# The property of commutative matrixes and eigen vectors.

$$A,B$$ are $$n\times n$$ diagonalizable matrixes, and satisfy $$AB=BA.$$

Let $$W_\lambda$$ stands for the eigenspace of eigenvalue of $$A$$, $$\lambda.$$

Prove

(i) For each eigenvalue of $$A$$, $$\lambda$$ ; $$v\in W_\lambda \Rightarrow Bv \in W_\lambda.$$

(ii) For each eigenvalue of $$A$$, $$\lambda$$ ; there exists the base of $$W_\lambda$$ which is composed of the eigenvectors of $$B$$.

I did (i) and I'm having difficulty in showing (ii). I cannot find such base.

Fix $$\lambda$$ ; the eigenvalue of $$A$$, and $$\dim W_\lambda=:k.$$

Intuitively, I think the ONB of $$W_\lambda$$ works (I don't know whether this is correct.)

So, let $$\{ u_1,\cdots , u_k \}$$ be ONB of $$W_\lambda$$, then $$W_\lambda=\langle u_1, \cdots , u_k \rangle$$.

I expect each $$u_j$$ is eigenvector of $$B$$.

I want to find $$\square_j \in \mathbb C$$ s.t. $$B u_j=\square_j u_j$$ for each $$j$$.

For each $$j$$, $$u_j \in W_\lambda$$ so from (i), $$Bu_j\in W_\lambda=\langle u_1, \cdots , u_k \rangle$$.

I can write $$Bu_j=\sum_{i=1}^k c^{(j)}_iu_i$$.

If I show $$c^{(j)}_i=0$$ for $$i \neq j$$, I can see $$Bu_j=c^{(j)}_j u_j$$, but I cannot find the reason why $$c^{(j)}_i=0$$ for $$i \neq j$$.

From the orthonormalness of $$\{ u_1, \cdots, u_k \}$$, I also have $$(Bu_j, u_i)=c_i^{(j)}$$.

Am I on right track ? I want you to give me any help.

• Does ONB mean "orthogonal, normal basis"? There are many of those to choose from, and not every one will work. May 22, 2022 at 5:00
• I don't think that it is necessary to work with orthogonal, normal bases. With that you are assuming the existence of an inner product on the vector space - which is not given in the problem and in fact not necessary. In (a) you showed that $B(W_\lambda) \subset W_\lambda$ - that means $W_\lambda$ is a subspace invariant under $B$. Try to show that $B_{|U}$ is also diagonalizable for an invariant subspace if $B$ is diagonalizable. This way you will find a basis of eigenvectors of $B$ for $W_\lambda$. May 22, 2022 at 11:11
• What $B_{|U}$ means ? $U$ is not defined in my question. @Lukas
– daㅤ
May 22, 2022 at 11:31
• @SABAR Hint: What are the eigenvectors of $B$ and how do they relate to those of $A$. This follows from (i).
– KBS
May 22, 2022 at 13:07
• @KBS I don't know what the eigenvectors of $B$ and those of $A$ are. Could you explain a little more detail ?
– daㅤ
May 23, 2022 at 0:23

Since $$A,B$$ are diagonalizable, we can find a eigenbasis for $$A$$, $$V=[v_1,v_2,...v_n]$$, where $$\lambda_1,...\lambda_n$$. $$\Lambda=diag(\lambda_1,...\lambda_n)$$ $$AV=V\Lambda$$ Then given a comutable matrix $$B$$ $$ABV=BAV=BV\Lambda$$ Let $$U=BV$$, $$AU=U\Lambda$$ Let $$U=[u_1,u_2...u_n]$$, $$u_i=Bv_i$$, it's obvious that $$i$$ th column of $$BV$$ is an eigenvector of $$A$$ with eigenvalue $$\lambda_i$$.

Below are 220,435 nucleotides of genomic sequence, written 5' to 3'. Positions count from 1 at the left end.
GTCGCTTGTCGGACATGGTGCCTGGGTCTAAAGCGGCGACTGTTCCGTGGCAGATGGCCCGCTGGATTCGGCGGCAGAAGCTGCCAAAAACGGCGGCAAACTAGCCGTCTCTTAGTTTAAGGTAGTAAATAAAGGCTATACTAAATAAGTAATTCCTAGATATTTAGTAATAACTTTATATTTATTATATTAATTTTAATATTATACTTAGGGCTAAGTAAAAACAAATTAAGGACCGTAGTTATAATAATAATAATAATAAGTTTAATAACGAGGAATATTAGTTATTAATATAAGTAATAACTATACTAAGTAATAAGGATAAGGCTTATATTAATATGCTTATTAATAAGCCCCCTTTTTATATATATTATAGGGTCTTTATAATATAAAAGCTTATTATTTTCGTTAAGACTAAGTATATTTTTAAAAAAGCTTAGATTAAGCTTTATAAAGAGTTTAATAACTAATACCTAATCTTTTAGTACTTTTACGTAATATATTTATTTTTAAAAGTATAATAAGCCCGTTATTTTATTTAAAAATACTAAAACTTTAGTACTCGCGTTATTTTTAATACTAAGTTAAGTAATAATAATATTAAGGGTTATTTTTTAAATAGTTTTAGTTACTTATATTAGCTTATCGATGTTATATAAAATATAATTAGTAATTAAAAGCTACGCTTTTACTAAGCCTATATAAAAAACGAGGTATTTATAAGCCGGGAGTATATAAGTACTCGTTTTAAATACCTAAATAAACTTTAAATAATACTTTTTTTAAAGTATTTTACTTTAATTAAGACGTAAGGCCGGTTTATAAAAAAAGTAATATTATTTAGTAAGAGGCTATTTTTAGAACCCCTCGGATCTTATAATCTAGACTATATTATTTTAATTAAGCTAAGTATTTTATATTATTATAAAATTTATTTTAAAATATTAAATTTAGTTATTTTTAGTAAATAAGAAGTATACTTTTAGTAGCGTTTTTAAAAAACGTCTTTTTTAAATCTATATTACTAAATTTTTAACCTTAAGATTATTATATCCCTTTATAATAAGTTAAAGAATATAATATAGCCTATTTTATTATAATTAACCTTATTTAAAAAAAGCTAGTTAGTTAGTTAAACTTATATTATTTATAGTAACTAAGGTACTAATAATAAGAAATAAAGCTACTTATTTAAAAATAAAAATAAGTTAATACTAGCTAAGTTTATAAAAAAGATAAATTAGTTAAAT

Thus for each $$\lambda$$ $$\forall v\in W^{\lambda},Bv\in W^{\lambda}$$

Now consider an eigenspace $$W^{\lambda}$$ spanned by the eigenvectors of $$A$$, $$W^{\lambda}=Span(v_1,...v_p)$$. From 1), $$W^{\lambda}$$ is an invariant subspace for linear operator $$B$$

$$B[v_1,...v_p]=[v_1,...v_p]M$$

$$M$$ is a $$p\times p$$ matrix, which is the effect of $$B$$ as it's restricted to the basis set $$[v_1,...v_p]$$.

Since $$B$$ is diagonalizable, we can actually use this lemma: diagonalizable linear operator is also diagonalizable when restricted to the invariant subspaces (Diagonalizable transformation restricted to an invariant subspace is diagonalizable). Then diagonalizing $$M=Q\Sigma Q^{-1}$$ we get $$B[v_1,...v_p]=[v_1,...v_p]Q\Sigma Q^{-1}\\ B[v_1,...v_p]Q=[v_1,...v_p]Q\Sigma$$ Thus, $$[v_1,...v_p]Q$$ is a eigen basis for $$Span(v_1,...v_p)$$, each column is an eigen vector of $$B$$.

This brief answer proved the lemma well.

Here is a sketch, for any $$w\in W^{\lambda}$$, if we decompose it into eigenvectors with distinct eigenvalues of $$B$$. $$w=\sum_{i=1}^k v'_i\;\; Bv'_i=\sigma_i v'i$$ Since $$Bw\in W^{\lambda}, w\in W^{\lambda}$$, $$Bw-\lambda_1 w\in W^{\lambda}$$ $$Bw-\lambda_1 w = \sum_{i=1}^k (\lambda_i - \lambda_1) v'_i\\ = \sum_{i=2}^k (\lambda_i - \lambda_1) v'_i$$ Then $$Bw-\lambda_1 w$$ can be decomposed into sum of $$k-1$$ eigenvectors. Repeating this procedure for $$Bw-\lambda_1 w$$ with the remaining $$k-1$$ eigenvectors, until we are left with one eigenvector, we have $$v_k=\prod_{j\neq k}\frac{(B-\lambda_j I)}{\lambda_k-\lambda_j}w \in W^{\lambda}$$ This argument is true for any $$k$$, thus we can find a eigenbasis for vectors in $$W^{\lambda}$$